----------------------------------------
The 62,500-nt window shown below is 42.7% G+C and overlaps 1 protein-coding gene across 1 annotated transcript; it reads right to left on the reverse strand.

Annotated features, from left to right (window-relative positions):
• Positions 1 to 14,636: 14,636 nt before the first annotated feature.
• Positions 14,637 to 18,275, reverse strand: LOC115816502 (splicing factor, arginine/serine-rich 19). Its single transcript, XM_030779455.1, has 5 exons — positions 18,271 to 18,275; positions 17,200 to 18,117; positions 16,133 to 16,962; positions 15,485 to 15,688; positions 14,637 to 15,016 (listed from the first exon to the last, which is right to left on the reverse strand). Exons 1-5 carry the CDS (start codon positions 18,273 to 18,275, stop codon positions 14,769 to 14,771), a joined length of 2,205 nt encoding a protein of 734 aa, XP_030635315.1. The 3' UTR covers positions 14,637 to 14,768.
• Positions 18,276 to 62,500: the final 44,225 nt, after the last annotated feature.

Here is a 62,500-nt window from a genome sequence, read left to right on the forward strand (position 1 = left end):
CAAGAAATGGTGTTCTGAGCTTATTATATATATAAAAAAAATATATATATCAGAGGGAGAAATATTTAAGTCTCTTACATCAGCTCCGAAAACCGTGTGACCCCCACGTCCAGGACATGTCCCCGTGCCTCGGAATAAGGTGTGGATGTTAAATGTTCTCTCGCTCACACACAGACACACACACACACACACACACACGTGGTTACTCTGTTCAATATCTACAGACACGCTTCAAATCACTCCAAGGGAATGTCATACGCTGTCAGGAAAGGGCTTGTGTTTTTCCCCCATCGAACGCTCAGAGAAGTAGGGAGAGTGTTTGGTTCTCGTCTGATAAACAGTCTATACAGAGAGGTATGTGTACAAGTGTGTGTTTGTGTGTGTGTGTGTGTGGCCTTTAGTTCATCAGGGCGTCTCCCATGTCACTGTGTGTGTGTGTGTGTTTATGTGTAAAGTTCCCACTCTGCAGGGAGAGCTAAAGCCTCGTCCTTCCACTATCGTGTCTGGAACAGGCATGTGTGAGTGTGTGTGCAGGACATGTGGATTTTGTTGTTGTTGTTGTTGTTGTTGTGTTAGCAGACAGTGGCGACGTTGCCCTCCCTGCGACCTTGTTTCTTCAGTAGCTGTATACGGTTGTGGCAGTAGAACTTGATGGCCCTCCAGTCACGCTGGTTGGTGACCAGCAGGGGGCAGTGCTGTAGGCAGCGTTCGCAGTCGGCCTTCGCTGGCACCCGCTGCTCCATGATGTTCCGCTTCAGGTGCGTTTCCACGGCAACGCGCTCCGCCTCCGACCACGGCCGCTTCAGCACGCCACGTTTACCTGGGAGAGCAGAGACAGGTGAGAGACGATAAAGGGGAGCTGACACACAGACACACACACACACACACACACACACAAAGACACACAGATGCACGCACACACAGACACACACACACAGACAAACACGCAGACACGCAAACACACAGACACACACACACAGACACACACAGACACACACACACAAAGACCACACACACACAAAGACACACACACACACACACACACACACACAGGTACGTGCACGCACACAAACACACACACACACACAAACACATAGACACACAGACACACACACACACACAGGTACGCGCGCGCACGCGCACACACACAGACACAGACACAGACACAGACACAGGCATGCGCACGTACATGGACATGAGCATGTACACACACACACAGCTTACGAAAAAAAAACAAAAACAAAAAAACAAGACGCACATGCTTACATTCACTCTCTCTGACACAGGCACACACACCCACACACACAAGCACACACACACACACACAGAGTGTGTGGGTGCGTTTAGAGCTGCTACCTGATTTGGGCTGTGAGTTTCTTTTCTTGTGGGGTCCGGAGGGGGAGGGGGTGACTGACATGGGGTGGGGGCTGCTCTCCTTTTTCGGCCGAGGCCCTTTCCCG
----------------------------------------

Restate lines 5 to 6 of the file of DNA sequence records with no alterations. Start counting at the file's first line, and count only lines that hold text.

• Positions 18,276 to 62,500: the final 44,225 nt, after the last annotated feature.

Here is a 62,500-nt window from a genome sequence, read left to right on the forward strand (position 1 = left end):